Colombia to let some firms keep mining in wilderness park
BOGOTA Jan 17 (Reuters) - Colombia will allow mining companies that already have licenses with environmental permits to keep working inside a newly-minted wilderness park in the country's northeast but no new projects will be allowed, the government said on Thursday.
The large wilderness park in the province of Santander is aimed at protecting an environmentally sensitive region that is rich in gold and silver.
Energy Minister Federico Renjifo said that companies already operating inside the park's boundaries will be able to continue as long as they have the right permits but those will not be renewed once they expire.
Exploration activity will be halted and no new licenses will be issued, he said.
"It preserves the rights of those who are exploiting and have an environmental license. They may finish performing the activity until the license expires," Renjifo told Reuters by telephone. "All those who are exploring in the park will not be able to continue exploring."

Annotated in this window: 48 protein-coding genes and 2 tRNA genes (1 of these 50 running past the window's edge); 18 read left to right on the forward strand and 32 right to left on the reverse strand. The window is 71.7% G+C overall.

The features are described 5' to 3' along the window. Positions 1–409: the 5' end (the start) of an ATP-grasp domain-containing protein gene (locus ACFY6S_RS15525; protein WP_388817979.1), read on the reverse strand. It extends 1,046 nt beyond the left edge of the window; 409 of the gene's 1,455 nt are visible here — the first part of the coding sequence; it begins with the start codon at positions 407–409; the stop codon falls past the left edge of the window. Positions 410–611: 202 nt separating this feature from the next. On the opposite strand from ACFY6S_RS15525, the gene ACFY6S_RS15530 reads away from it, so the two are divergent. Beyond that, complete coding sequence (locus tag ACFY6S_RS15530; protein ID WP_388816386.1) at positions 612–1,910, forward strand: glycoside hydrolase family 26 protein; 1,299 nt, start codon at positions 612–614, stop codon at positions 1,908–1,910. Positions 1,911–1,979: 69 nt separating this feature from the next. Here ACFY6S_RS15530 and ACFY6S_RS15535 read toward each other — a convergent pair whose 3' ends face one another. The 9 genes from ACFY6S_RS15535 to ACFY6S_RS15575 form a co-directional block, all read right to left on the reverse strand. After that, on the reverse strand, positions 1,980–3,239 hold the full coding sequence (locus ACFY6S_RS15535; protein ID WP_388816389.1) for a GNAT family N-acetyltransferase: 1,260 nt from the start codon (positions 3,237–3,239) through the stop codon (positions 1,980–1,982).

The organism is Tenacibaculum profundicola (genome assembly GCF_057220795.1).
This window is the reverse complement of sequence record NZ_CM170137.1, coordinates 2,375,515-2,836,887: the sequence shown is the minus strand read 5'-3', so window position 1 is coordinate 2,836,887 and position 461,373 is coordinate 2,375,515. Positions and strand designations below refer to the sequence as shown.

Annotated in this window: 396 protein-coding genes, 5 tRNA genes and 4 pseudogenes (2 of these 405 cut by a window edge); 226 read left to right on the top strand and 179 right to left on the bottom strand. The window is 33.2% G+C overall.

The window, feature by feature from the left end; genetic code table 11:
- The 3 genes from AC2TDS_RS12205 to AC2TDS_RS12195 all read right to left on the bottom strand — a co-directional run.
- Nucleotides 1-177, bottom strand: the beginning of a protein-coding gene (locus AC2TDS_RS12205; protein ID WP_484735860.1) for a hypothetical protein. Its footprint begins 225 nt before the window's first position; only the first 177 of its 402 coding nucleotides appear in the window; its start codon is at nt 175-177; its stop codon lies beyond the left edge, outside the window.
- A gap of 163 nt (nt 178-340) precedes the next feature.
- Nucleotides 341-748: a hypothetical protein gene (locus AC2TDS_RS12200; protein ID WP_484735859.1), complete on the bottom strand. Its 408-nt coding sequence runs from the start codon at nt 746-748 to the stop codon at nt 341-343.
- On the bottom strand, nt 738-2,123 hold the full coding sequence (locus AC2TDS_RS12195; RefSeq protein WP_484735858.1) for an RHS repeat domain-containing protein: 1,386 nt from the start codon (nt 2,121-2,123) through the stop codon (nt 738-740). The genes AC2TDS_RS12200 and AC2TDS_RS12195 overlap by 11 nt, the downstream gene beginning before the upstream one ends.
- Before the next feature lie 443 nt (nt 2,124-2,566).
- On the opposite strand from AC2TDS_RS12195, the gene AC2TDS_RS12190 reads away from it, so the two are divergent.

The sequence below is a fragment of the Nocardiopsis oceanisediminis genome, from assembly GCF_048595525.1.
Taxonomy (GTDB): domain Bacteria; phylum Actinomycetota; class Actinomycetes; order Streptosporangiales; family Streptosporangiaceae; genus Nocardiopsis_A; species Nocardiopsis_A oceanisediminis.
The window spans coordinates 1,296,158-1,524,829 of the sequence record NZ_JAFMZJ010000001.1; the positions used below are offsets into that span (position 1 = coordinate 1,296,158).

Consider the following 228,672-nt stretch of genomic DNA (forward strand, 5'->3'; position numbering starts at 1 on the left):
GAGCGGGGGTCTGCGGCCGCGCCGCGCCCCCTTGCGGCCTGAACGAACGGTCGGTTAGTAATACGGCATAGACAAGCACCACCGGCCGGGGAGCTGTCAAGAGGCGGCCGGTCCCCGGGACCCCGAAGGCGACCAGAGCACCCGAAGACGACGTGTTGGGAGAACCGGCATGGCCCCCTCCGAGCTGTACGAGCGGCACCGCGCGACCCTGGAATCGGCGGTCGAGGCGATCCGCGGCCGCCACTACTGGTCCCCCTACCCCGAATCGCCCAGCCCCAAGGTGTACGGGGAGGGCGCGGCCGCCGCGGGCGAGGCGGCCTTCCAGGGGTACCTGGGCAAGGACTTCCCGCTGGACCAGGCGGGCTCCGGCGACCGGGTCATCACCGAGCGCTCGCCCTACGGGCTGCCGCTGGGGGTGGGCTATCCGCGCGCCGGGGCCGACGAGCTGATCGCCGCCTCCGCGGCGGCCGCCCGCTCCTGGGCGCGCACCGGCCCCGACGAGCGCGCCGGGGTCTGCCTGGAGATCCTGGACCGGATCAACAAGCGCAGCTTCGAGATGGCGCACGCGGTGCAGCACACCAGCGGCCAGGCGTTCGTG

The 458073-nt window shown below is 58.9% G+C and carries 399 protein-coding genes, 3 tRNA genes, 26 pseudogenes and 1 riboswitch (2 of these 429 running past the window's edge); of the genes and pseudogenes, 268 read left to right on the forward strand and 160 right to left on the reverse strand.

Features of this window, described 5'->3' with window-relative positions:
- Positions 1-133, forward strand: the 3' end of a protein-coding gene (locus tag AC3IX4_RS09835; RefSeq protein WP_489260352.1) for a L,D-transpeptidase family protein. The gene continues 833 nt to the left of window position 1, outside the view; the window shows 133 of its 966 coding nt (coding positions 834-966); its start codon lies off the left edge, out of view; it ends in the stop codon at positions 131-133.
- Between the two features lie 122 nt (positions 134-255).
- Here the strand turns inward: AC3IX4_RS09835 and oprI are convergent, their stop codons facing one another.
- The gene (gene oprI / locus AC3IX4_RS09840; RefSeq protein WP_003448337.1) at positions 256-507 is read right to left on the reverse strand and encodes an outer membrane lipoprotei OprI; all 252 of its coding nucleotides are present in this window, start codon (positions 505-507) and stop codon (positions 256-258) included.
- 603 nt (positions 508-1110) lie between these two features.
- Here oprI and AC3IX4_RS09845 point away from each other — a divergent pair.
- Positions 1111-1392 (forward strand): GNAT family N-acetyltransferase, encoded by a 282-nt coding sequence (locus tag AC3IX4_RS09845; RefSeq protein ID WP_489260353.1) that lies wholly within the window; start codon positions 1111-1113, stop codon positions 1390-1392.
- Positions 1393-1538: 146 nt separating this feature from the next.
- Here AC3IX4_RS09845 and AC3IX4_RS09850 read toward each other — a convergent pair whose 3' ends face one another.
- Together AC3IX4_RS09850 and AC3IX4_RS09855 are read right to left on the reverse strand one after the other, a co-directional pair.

He did not explain which companies in the area would be affected by the decision, but said there are 25 mining titles there, some already in operation but others in the phase of exploration and the rest in construction.
Colombia has attracted a wave of foreign investors to exploit its oil and mineral resources even as environmentalists push for stricter controls. Government institutions, facing an influx of new oil and mining companies, have struggled at times to lay down rules and handle permits.
As in other commodity-producing countries, environmental concerns are rising but many Colombians want the jobs and infrastructure that new investment brings.
Canada's Eco Oro Minerals Corp, which is active in Santander province, said on Thursday that its Angostura gold and silver project "may be only marginally affected" by the declaration of the wilderness park. Continued...